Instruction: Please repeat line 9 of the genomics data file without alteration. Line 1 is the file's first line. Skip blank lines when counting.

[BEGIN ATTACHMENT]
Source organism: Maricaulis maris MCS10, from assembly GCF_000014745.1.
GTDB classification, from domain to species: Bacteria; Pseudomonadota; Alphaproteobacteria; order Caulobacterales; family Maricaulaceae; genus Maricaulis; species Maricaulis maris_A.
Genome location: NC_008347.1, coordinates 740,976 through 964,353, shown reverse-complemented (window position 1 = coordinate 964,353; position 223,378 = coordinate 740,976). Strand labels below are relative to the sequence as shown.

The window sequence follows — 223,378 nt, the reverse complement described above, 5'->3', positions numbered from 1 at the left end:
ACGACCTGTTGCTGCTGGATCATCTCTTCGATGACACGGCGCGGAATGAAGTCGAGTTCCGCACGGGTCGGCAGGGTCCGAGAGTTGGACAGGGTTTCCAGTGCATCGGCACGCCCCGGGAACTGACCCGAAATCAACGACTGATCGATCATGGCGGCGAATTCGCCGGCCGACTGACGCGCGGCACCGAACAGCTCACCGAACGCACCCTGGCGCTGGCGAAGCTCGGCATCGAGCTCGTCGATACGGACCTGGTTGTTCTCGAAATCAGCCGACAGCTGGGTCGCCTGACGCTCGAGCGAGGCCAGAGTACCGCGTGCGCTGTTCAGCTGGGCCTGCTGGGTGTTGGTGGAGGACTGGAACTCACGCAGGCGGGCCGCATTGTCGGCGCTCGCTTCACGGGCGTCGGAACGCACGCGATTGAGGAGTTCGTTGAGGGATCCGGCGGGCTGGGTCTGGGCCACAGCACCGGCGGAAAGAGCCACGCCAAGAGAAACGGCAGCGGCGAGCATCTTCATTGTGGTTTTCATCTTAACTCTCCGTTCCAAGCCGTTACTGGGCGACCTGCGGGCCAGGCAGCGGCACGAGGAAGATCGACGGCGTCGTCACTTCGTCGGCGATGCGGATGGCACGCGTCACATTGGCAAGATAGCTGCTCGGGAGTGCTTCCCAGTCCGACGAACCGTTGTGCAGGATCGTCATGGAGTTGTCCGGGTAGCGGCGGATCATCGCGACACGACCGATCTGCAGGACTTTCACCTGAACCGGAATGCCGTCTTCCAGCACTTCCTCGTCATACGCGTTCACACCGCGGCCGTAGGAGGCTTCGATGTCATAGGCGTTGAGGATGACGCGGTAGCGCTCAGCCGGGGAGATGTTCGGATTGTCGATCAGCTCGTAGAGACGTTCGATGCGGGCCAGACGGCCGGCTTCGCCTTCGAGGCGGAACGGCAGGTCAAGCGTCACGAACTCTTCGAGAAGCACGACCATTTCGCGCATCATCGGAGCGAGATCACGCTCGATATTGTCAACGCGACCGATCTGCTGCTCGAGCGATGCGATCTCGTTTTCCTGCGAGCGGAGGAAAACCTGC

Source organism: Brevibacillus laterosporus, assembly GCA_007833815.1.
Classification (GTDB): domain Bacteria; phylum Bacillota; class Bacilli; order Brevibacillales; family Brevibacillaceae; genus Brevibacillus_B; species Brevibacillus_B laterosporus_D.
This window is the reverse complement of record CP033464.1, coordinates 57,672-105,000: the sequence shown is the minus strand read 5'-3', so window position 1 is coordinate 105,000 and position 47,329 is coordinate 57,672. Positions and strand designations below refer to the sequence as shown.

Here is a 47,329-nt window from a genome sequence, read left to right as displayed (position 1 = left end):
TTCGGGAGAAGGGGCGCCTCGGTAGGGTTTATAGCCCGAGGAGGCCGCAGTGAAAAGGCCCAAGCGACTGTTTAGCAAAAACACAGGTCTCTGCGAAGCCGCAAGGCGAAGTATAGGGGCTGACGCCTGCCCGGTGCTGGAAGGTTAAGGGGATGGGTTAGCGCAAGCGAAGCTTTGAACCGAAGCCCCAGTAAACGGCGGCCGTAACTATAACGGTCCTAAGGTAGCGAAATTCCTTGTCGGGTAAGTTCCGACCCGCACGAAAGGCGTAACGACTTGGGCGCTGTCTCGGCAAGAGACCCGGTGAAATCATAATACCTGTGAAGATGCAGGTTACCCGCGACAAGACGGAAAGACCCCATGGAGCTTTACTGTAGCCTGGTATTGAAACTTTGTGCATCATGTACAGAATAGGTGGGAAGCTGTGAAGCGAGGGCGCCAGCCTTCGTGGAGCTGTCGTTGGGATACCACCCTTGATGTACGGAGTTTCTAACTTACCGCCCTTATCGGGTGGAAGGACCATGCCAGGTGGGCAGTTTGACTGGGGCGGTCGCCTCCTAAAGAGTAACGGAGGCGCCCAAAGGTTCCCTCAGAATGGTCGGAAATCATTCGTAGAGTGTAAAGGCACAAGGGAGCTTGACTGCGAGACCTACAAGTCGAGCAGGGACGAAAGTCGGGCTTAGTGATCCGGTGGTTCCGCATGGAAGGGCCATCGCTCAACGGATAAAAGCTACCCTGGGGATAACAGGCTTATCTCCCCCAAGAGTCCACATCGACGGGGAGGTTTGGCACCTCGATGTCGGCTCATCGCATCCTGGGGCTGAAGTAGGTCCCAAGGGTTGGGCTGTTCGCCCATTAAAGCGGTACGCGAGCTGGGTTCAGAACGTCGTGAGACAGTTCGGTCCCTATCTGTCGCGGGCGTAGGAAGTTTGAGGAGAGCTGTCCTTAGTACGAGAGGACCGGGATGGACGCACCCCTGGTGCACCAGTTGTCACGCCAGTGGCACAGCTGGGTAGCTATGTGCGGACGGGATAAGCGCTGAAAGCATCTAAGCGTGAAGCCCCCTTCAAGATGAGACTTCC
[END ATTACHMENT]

Here is a 47,329-nt window from a genome sequence, read left to right as displayed (position 1 = left end):